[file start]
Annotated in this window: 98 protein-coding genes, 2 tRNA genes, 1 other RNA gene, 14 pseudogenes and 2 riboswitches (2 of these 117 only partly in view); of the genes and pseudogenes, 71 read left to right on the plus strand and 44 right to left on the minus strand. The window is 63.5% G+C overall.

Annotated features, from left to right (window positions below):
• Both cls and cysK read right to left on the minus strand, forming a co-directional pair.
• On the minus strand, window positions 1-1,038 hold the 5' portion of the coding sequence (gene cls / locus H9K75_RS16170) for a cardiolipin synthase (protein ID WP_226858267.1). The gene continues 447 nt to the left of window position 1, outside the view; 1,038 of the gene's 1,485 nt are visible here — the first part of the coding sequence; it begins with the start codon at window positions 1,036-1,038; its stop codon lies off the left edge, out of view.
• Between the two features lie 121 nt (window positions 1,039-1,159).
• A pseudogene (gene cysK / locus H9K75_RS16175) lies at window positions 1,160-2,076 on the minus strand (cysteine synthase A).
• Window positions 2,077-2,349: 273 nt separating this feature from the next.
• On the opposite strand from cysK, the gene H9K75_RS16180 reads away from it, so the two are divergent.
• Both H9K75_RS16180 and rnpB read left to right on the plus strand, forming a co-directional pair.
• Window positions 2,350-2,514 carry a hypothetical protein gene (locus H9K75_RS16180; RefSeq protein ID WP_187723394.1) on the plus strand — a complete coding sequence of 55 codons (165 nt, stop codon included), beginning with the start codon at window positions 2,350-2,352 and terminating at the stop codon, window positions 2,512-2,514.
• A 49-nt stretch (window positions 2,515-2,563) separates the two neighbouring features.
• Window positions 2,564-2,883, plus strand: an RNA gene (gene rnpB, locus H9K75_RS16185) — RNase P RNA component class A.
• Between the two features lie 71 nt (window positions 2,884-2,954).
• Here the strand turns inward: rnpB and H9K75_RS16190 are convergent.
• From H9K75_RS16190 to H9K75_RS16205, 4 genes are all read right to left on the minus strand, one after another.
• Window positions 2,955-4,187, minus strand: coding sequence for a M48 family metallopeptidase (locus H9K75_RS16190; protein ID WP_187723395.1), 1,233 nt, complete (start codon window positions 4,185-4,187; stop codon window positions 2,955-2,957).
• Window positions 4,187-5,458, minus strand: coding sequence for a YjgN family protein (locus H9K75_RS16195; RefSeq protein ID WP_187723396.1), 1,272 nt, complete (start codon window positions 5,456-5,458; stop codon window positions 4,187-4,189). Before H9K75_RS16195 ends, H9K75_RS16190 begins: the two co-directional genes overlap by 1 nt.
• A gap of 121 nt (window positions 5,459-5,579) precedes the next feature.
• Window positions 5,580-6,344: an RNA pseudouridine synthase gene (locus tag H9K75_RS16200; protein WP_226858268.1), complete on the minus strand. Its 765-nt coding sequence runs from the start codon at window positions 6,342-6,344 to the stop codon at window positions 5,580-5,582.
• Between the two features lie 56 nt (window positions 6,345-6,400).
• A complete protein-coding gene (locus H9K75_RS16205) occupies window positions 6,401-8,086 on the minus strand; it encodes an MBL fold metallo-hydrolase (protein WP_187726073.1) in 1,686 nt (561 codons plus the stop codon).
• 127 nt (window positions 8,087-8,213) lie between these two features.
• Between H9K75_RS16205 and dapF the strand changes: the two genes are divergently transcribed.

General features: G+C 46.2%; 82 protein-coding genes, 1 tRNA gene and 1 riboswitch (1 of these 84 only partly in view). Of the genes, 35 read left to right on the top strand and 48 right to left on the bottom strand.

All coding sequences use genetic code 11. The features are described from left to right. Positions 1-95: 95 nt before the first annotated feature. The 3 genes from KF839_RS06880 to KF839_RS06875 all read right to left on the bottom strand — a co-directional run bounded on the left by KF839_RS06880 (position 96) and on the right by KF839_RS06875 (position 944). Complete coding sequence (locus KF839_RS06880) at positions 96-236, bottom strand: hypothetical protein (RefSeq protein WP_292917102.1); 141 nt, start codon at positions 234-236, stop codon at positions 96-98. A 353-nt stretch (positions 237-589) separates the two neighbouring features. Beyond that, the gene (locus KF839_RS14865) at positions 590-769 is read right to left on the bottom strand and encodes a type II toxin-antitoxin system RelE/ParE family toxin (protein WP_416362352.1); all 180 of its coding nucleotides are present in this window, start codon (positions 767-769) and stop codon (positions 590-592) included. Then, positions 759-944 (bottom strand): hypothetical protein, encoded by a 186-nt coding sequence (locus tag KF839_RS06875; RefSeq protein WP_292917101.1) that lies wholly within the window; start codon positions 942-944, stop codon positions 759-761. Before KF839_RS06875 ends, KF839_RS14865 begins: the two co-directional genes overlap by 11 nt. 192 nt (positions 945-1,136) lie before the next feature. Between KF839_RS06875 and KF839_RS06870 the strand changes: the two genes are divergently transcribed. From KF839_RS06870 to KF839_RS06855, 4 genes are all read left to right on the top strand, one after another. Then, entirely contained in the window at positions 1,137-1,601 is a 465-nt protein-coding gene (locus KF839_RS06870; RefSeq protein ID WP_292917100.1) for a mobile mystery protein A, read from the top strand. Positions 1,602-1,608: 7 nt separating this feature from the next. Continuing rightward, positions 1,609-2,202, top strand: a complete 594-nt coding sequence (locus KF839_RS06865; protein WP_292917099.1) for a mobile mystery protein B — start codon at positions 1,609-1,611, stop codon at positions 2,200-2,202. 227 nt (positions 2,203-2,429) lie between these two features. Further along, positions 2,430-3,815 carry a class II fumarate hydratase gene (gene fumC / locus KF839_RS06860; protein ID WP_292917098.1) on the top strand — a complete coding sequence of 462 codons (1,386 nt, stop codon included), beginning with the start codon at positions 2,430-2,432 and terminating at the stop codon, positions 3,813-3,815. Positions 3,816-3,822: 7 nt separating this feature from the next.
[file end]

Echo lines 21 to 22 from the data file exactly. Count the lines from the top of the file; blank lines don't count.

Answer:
• A complete protein-coding gene (locus H9K75_RS16205) occupies window positions 6,401-8,086 on the minus strand; it encodes an MBL fold metallo-hydrolase (protein WP_187726073.1) in 1,686 nt (561 codons plus the stop codon).
• 127 nt (window positions 8,087-8,213) lie between these two features.